This is the final in a series of posts about the committee review process often used for decision making about designs. (Read Part 1 and Part 2.) In Part 3, I complete the discussion about how to make this often unavoidable process less painful and more successful.
Provide the committee with the relevant context.
For communication, context is everything and sharing design comps with a committee is definitely a form of communication. Context for the unveil of design concepts should include references to the agreed upon strategy. Always begin by reminding the committee about the goals, audience, and general objectives for the project. So if, for example, you are questioned about a seemingly minimal interface for a website design, you can remind the committee that mobile-ready content was a goal for the project.
More context needed by the committee reviewing designs is the general data that you have about your audience demographic (e.g., personas and market research) and the specific results you have from testing the design concepts with the target audience (e.g., results from focus groups or surveys). As you explain the design concepts, include references to what you know about the behaviors and preferences of your target demographic. So for a photo-rich print piece, you might reference that alumni responded very favorably to the range and number of photos in the design. The benefit of sharing the data from your concept testing is that the discussion about the design is then centered around the real preferences of the audience, not the subjective preferences of individuals on the committee.
Guide the committee toward providing useful and structured feedback.
A committee of non-experts needs direction on how to provide useful feedback. Perhaps it isn’t surprising that, absent a structured way to offer responses to the design under review, people fall back on their personal preferences. Just prior to showing a set of design comps, indicate that you’d like to follow a structured process for gathering feedback after the presentation. Let the committee know that you’ll explain the details for how they’ll offer feedback after you talk through the concepts. Consider the following:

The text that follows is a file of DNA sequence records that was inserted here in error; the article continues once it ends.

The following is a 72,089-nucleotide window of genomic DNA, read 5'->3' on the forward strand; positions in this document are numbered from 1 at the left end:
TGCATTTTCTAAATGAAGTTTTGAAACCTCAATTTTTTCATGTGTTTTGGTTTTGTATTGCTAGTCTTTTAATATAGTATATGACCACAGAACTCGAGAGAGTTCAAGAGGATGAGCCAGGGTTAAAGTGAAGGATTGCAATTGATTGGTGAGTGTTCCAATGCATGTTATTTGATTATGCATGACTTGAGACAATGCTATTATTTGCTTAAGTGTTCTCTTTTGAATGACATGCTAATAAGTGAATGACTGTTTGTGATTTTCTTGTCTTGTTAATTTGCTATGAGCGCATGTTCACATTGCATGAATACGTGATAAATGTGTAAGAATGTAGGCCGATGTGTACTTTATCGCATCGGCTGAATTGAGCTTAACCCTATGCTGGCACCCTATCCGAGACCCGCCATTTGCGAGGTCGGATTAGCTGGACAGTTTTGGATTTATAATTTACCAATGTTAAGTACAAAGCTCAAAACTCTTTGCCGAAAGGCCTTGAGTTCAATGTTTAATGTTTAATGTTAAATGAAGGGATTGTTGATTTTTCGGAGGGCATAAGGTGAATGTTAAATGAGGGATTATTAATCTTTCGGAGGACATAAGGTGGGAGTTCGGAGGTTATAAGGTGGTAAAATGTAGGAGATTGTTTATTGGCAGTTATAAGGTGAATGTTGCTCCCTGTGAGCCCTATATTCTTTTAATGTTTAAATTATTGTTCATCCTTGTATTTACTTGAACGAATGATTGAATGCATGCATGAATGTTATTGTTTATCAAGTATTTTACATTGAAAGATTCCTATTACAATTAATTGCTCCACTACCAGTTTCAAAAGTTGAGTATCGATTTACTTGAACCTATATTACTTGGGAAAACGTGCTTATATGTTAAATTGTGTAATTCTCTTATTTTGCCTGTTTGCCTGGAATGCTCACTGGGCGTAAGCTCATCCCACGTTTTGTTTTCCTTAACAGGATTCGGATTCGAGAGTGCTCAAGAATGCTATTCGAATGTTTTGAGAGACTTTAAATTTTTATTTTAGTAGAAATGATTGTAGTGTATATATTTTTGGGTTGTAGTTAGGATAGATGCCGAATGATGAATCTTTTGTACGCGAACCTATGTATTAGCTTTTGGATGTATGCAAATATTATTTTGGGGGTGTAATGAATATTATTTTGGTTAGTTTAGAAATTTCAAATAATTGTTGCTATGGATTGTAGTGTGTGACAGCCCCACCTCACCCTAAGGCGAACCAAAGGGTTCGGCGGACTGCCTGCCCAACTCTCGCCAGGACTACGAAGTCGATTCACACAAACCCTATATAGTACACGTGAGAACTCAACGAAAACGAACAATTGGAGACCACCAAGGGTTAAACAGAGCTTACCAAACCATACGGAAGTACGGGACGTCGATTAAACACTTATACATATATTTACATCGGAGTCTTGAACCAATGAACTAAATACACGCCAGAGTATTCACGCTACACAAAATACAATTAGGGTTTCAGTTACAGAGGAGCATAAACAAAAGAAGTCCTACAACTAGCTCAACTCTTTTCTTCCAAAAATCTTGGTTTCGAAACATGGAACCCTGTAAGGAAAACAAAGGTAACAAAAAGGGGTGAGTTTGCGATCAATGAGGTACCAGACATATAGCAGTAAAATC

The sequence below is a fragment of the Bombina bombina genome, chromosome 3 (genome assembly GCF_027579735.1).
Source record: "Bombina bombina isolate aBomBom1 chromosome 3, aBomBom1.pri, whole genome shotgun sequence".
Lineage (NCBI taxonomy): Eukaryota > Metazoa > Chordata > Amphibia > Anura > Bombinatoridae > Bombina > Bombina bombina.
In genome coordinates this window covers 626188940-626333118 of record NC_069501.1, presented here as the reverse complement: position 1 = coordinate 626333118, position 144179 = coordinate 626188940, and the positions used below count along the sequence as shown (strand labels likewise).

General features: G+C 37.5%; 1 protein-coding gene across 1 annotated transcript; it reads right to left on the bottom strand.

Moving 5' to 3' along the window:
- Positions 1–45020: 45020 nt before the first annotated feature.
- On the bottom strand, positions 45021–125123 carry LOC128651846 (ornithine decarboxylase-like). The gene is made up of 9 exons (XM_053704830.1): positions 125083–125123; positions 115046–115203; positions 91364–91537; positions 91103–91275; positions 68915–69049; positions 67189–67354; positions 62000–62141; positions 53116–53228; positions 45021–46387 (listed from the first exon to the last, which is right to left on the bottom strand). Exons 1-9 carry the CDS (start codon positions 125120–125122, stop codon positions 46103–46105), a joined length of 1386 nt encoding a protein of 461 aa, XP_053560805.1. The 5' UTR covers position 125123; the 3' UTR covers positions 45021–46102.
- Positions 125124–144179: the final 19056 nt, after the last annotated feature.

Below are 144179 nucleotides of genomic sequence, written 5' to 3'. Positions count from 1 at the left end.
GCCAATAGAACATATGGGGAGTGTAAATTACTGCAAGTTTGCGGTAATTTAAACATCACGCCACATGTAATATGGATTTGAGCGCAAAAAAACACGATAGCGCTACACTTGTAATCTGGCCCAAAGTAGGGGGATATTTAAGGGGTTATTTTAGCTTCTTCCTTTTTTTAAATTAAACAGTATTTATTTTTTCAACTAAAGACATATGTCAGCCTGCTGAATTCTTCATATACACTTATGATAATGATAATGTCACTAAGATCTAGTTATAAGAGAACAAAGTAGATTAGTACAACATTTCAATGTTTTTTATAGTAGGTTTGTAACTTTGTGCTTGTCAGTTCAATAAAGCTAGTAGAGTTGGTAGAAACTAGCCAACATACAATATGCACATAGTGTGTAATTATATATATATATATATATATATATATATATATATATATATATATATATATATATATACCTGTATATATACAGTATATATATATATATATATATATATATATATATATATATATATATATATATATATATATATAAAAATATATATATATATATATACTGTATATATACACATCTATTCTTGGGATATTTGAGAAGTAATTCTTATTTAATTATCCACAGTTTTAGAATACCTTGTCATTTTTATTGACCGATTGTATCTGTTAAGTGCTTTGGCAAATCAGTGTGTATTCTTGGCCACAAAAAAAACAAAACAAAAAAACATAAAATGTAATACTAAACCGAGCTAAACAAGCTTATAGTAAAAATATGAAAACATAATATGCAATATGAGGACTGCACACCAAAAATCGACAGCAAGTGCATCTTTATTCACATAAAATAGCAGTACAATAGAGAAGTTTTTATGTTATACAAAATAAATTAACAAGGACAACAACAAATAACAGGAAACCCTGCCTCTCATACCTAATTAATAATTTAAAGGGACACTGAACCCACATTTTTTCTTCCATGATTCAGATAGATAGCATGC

- Don’t set it up to seem like voting. Watch your language and the questions you ask. Avoid giving the impression that the extent of the committee’s feedback is telling you which one they like best.
- Ask for feedback that is specific. Don’t rely on openended questions like, “What do you think of this design?” or “Which design do you like the most?” Instead, use a more focused question like, “How well does this design communicate that our students are talented, interesting, and fun?” or “How well does this design communicate that our college offers high quality academics and a strong liberal arts curriculum?”
- Consider asking people to first respond individually (using a paper survey) before the committee begins a group discussion about the designs. There is a herd mentality that frequently erupts when a committee discusses a design. Often, all will agree to whatever is said by the highest paid person. Or, people will feed obligated to offer opinions on aspects they don’t care much about just to be seen as contributing to the committee’s work.
- If someone other than the designer is presenting the comps, encourage the designer to attend the committee meeting. Having the designer present to answer questions means the committee can hear directly about particular choices and decisions. A side benefit is that tweaks to the design are always easier after a designer hears the feedback directly.
Let’s wrap this series with a few outtakes. Sometimes, designers say things that don’t inspire confidence with the review committee. In addition to the five recommendations examined here, start strong. Avoid these phrases and you may be able to reduce the length of time required for design by committee activity on your campus:
“I’m still working on this but here’s where I’ve landed so far.”
“I hope you like this but it’s easy enough to change if you don’t.”
“I didn’t have as much time to spend on this as I’d have liked.”
“Once we have the copy and photography, this will fall into place. And, any color works.”
The bottom line? Prepare to educate the committees you work with. Help them understand the type of feedback you need as designers. Help them focus them on the target audience for better results. Then, present your case!
(This first appeared as a feature in the Summer 2013 edition UCDA Designer Magazine. “Shepherding Designs Through Committee” was published as Vol. 38, No. 2.)